If you look at the last two bits of big-time macro stabilization failure in the west—the Great Depression and the inflation of the 1970s—you got what I’d call a change of regime as a result. The Depression discredited the gold standard and a whole set of related notions. The Great Inflation discredited ideas about the Phillips Curve (note interestingly that Keynes himself warned about this). So now we’re here again mired in failure and we’re getting … what?
We had, until recently, the Great Moderation Consensus that automatic fiscal stabilizers are a good thing and then beyond that the Federal Reserve has the ability to stabilize the macroeconomy by fiddling with interest rates. Well now here we are and the Federal Reserve can’t stabilize the macroeconomy by fiddling with interest rates. That calls for the creation of a new regime. But it’s clear that despite a few stabs in the direction of Quantitative Easing and communications management that Ben Bernanke isn’t going to give it to us. It’s not simply that the current recession isn’t being brought to a rapid end, it’s that nothing whatsoever is being done about the underlying weaknesses in the American economic system that it revealed. We’re not moving toward persistent 5 percent inflation targeting in order to ensure that we never hit the zero bound again. We’re not adopting NGDP level targeting. We’re not adopting exotic fiscal/monetary hybrid operations of the Zhang/Parameswaran/Waldman sort. Nor are we moving toward entrenching fiscal stimulus at the zero bound in some politically and institutionally tractable way. There is a growing bloc of people—including Paul Ryan, Rick Perry, and Newt Gingrich—who seem to be saying that we should implement a regime change that abandons hope for demand-side macroeconomic management and returns us to commodity-backed currency. But in the world of people who do believe in macroeconomic management, what I’m hearing from the Powers That Be is a lot of what seem like narrowly focused tactical holding actions. Current and former members of the administration largely express the view that there’s not much more they could realistically have done to stimulate the economy, and the Federal Reserve hints vaguely at the idea that further unorthodox measures would carry unspecified risks. But nobody currently or formerly near the centers of power is saying what they conclude from this.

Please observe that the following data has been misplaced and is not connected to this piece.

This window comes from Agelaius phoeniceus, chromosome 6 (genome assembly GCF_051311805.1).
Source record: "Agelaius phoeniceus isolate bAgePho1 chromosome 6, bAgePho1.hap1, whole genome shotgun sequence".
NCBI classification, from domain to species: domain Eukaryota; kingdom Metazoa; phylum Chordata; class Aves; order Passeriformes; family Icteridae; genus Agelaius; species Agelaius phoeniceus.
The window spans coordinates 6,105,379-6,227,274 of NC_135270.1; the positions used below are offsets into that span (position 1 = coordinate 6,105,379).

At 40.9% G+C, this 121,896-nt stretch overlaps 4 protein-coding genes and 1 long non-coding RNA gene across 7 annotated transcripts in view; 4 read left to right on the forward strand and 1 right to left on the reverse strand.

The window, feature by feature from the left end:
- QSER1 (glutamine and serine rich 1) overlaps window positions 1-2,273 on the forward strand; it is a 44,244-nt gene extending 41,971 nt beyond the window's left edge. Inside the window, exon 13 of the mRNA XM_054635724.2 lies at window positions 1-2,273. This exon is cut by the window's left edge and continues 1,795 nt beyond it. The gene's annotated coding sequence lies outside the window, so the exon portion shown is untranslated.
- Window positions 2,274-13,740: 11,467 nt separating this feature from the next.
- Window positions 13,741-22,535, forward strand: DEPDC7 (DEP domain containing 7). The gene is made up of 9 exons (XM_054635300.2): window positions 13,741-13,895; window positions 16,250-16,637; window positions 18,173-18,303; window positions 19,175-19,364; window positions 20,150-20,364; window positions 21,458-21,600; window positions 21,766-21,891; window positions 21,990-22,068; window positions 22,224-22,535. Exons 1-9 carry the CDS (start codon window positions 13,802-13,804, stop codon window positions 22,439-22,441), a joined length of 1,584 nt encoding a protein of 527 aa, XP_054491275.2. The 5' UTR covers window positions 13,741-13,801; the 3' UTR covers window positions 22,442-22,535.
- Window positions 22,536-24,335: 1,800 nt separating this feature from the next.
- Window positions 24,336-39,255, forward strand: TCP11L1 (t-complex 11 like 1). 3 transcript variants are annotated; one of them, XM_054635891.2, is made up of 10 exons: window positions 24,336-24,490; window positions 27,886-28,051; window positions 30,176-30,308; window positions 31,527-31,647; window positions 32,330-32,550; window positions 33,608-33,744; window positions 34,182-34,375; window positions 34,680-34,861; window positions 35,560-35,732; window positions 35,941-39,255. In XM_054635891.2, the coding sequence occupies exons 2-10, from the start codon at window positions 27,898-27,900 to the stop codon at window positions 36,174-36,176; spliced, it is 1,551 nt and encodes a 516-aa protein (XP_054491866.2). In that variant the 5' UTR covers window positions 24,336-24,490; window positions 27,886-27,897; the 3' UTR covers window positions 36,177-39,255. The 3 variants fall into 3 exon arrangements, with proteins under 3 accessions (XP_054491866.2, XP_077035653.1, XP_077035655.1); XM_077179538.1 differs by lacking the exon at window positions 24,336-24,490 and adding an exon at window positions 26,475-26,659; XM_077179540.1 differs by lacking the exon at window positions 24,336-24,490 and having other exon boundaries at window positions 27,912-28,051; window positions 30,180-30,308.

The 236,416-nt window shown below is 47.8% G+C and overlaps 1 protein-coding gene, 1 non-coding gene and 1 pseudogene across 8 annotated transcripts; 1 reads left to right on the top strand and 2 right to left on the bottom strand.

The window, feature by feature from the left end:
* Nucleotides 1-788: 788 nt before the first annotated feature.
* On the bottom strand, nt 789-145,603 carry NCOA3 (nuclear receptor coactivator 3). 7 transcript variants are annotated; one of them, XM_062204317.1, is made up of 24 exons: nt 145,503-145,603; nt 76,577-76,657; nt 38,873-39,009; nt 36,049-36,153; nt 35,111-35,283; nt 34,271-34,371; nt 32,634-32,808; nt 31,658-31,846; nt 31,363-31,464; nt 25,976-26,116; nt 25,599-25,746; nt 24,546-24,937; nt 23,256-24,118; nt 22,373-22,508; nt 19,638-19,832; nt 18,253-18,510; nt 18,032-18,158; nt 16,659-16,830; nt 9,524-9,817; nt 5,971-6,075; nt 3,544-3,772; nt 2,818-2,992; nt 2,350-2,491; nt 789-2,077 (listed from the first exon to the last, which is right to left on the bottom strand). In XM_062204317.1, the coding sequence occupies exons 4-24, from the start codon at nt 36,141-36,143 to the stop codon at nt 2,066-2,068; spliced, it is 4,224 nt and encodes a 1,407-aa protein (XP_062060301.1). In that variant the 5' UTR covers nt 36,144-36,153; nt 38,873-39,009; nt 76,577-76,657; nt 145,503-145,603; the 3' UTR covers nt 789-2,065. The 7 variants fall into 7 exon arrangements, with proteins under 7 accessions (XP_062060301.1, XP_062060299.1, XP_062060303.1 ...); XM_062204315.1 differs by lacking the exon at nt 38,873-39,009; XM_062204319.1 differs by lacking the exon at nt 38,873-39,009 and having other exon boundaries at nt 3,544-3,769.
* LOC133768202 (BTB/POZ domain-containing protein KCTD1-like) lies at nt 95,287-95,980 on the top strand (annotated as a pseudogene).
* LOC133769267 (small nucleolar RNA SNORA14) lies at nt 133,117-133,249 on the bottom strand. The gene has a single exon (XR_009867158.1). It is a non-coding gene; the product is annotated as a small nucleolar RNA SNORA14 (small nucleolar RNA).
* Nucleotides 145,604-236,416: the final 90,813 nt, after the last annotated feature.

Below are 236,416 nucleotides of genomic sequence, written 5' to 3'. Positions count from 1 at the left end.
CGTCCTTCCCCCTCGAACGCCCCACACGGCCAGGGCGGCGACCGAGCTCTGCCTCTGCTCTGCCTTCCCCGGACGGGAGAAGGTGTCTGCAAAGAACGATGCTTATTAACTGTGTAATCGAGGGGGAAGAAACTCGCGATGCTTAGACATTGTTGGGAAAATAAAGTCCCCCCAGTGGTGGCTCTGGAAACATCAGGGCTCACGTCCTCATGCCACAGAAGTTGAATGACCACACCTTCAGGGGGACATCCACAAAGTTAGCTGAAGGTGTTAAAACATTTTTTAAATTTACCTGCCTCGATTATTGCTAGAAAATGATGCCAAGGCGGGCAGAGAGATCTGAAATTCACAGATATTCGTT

The old plan was this: Use interest rates to stabilize demand and ensure full employment.
And the old question was: What if 0 percent nominal interest rates are inadequate to produce full employment?
And we had two answers: Use quantitative easing and discretionary fiscal policy to stabilize demand and ensure full employment.
But we don’t have full employment, and the word from the Treasury and the Eccles Building seems to be: Quantitative easing and discretionary fiscal policy on the scale needed to stabilize demand and ensure full employment are politically or institutionally impossible.
This is a really big deal. It means that either we need to discover a new paradigm for stabilizing aggregate demand, or else we need a whole new way of thinking about economic policy choices that doesn’t assume the economy will operate at nearly full employment over the long-term. New paradigms for demand management seem to strike a lot of America’s policy elite as uncomfortably radical, but if you think about it the implications of the other option are much more radical. All kinds of ideas economists and businessmen would normally dismiss as fallacies could, in fact, be true if the government is simply abandoning the idea of full employment. And if the government isn’t abandoning the idea of full employment then they have a mighty strange way of showing it. Either there are tools they can use to bring us back to full employment rapidly, in which case they should be used, or else the tools don’t exist in which case creating them should be a matter of some urgency. After all, not only has this current labor market slack gone on for a long time, but it’s not as if this is going to be the last recession in American history.